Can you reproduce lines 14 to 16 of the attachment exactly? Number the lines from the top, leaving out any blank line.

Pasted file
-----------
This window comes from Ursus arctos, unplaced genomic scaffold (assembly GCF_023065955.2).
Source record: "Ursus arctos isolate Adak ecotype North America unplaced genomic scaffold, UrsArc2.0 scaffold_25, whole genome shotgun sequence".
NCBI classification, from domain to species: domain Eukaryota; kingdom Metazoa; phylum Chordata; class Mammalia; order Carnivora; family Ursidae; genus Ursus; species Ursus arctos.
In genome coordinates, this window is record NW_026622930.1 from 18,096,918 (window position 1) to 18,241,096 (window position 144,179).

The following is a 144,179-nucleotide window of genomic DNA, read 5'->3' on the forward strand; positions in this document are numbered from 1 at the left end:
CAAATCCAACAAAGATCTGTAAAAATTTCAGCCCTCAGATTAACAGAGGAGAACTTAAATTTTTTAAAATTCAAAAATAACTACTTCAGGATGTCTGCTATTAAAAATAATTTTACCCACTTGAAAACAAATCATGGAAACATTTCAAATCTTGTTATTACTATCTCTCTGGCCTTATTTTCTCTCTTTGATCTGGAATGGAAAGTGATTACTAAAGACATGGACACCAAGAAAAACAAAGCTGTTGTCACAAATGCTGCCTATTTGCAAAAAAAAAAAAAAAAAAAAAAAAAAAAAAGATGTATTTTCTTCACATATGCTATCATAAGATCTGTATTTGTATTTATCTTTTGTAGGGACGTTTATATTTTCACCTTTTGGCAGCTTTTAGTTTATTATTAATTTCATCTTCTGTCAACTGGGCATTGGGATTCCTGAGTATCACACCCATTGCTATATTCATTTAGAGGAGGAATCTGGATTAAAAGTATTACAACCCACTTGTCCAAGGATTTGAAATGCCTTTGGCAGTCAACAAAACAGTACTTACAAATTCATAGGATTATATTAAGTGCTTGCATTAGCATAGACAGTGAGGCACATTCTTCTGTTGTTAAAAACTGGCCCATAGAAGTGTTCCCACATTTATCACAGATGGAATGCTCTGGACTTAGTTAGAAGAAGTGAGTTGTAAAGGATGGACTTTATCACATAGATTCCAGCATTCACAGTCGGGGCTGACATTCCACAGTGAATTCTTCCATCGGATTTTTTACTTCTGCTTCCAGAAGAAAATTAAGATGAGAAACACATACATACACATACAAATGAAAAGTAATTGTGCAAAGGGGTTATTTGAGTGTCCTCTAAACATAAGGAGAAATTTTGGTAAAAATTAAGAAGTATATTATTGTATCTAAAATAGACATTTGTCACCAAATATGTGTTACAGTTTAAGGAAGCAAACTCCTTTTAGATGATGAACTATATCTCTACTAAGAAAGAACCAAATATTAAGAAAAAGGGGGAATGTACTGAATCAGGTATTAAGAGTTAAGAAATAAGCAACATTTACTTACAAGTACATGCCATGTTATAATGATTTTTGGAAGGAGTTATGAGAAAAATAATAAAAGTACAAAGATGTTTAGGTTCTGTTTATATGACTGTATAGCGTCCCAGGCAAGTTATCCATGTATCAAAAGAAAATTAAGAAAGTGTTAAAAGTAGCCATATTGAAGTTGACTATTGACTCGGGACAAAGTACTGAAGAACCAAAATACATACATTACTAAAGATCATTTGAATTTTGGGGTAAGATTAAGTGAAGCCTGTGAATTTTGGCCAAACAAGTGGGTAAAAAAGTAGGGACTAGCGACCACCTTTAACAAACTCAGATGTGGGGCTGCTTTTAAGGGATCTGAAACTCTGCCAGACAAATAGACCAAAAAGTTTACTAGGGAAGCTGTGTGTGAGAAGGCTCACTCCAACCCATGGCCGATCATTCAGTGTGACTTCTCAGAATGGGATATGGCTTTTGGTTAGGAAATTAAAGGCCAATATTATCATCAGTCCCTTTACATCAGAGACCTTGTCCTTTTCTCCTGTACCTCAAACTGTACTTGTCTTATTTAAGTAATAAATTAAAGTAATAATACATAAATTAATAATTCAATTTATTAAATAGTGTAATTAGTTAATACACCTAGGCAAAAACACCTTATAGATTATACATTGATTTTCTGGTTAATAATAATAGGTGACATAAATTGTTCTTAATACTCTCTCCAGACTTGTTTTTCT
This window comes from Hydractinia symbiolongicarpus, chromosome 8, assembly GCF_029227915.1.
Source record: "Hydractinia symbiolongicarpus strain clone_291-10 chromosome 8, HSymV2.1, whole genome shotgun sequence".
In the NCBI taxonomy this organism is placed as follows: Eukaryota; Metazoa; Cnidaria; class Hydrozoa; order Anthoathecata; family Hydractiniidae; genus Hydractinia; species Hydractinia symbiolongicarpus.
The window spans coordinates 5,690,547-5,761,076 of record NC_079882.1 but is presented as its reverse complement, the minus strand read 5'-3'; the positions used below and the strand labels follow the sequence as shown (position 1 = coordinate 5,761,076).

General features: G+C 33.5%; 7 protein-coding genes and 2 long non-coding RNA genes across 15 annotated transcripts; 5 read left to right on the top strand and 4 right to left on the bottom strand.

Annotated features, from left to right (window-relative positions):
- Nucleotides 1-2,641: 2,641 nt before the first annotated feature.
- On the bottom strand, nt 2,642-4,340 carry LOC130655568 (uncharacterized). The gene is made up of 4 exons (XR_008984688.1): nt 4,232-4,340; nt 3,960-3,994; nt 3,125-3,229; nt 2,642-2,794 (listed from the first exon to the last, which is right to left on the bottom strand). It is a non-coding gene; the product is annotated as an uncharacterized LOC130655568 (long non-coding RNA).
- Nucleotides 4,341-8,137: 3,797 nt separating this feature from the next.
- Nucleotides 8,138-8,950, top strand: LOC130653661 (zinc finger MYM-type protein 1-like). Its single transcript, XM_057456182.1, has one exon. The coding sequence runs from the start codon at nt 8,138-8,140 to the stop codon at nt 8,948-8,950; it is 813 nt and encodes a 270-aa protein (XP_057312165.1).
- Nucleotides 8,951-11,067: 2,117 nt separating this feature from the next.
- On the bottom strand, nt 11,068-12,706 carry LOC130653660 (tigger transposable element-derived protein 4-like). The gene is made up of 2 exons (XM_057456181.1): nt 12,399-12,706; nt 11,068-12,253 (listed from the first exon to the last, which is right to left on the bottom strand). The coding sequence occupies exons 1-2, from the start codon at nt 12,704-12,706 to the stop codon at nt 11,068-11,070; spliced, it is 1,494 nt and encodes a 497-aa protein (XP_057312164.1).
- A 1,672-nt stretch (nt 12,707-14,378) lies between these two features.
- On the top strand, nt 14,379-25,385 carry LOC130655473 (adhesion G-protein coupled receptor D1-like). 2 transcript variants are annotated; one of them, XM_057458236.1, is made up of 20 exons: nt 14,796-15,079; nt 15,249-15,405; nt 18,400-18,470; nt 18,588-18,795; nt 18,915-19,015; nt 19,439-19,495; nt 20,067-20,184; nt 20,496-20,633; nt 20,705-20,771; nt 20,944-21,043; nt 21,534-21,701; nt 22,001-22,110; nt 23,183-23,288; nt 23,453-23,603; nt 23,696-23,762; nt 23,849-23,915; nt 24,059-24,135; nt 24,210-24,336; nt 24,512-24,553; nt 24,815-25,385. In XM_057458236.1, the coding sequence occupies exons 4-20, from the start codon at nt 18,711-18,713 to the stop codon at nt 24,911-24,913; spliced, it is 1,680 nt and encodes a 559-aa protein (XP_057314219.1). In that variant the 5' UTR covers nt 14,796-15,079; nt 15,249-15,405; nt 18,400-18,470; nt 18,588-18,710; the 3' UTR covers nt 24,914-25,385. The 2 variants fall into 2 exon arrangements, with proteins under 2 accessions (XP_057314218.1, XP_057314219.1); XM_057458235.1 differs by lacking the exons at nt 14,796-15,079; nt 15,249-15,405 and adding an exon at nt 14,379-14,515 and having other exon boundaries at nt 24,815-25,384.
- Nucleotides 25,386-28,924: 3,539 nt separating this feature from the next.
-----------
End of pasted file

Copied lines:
- On the bottom strand, nt 2,642-4,340 carry LOC130655568 (uncharacterized). The gene is made up of 4 exons (XR_008984688.1): nt 4,232-4,340; nt 3,960-3,994; nt 3,125-3,229; nt 2,642-2,794 (listed from the first exon to the last, which is right to left on the bottom strand). It is a non-coding gene; the product is annotated as an uncharacterized LOC130655568 (long non-coding RNA).
- Nucleotides 4,341-8,137: 3,797 nt separating this feature from the next.
- Nucleotides 8,138-8,950, top strand: LOC130653661 (zinc finger MYM-type protein 1-like). Its single transcript, XM_057456182.1, has one exon. The coding sequence runs from the start codon at nt 8,138-8,140 to the stop codon at nt 8,948-8,950; it is 813 nt and encodes a 270-aa protein (XP_057312165.1).